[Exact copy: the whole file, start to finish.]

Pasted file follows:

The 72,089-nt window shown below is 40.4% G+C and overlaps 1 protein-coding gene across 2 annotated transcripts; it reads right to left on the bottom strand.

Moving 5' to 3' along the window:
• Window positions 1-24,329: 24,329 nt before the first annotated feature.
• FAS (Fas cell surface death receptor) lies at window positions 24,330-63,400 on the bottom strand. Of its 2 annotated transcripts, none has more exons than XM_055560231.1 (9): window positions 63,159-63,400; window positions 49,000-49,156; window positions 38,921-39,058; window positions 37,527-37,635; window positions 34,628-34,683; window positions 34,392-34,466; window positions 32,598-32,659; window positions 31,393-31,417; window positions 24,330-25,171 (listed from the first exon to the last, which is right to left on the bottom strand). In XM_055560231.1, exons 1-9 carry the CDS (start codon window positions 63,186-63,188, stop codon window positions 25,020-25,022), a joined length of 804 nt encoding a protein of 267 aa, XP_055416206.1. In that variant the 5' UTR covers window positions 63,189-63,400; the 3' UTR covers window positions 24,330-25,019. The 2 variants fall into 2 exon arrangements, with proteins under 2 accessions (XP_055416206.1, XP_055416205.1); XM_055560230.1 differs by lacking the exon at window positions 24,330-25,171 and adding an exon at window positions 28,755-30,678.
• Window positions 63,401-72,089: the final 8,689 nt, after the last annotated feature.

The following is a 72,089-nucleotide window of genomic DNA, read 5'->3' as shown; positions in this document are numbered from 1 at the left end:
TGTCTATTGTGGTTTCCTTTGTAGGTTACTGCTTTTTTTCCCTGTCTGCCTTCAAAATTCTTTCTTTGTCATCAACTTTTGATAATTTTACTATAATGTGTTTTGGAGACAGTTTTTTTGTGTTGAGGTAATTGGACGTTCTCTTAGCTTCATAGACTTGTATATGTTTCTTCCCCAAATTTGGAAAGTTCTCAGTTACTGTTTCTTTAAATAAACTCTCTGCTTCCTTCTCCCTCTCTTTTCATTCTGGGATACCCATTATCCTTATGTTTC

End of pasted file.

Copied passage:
The 72,089-nt window shown below is 40.4% G+C and overlaps 1 protein-coding gene across 2 annotated transcripts; it reads right to left on the bottom strand.

Moving 5' to 3' along the window:
• Window positions 1-24,329: 24,329 nt before the first annotated feature.
• FAS (Fas cell surface death receptor) lies at window positions 24,330-63,400 on the bottom strand. Of its 2 annotated transcripts, none has more exons than XM_055560231.1 (9): window positions 63,159-63,400; window positions 49,000-49,156; window positions 38,921-39,058; window positions 37,527-37,635; window positions 34,628-34,683; window positions 34,392-34,466; window positions 32,598-32,659; window positions 31,393-31,417; window positions 24,330-25,171 (listed from the first exon to the last, which is right to left on the bottom strand). In XM_055560231.1, exons 1-9 carry the CDS (start codon window positions 63,186-63,188, stop codon window positions 25,020-25,022), a joined length of 804 nt encoding a protein of 267 aa, XP_055416206.1. In that variant the 5' UTR covers window positions 63,189-63,400; the 3' UTR covers window positions 24,330-25,019. The 2 variants fall into 2 exon arrangements, with proteins under 2 accessions (XP_055416206.1, XP_055416205.1); XM_055560230.1 differs by lacking the exon at window positions 24,330-25,171 and adding an exon at window positions 28,755-30,678.
• Window positions 63,401-72,089: the final 8,689 nt, after the last annotated feature.

The following is a 72,089-nucleotide window of genomic DNA, read 5'->3' as shown; positions in this document are numbered from 1 at the left end:
TGTCTATTGTGGTTTCCTTTGTAGGTTACTGCTTTTTTTCCCTGTCTGCCTTCAAAATTCTTTCTTTGTCATCAACTTTTGATAATTTTACTATAATGTGTTTTGGAGACAGTTTTTTTGTGTTGAGGTAATTGGACGTTCTCTTAGCTTCATAGACTTGTATATGTTTCTTCCCCAAATTTGGAAAGTTCTCAGTTACTGTTTCTTTAAATAAACTCTCTGCTTCCTTCTCCCTCTCTTTTCATTCTGGGATACCCATTATCCTTATGTTTC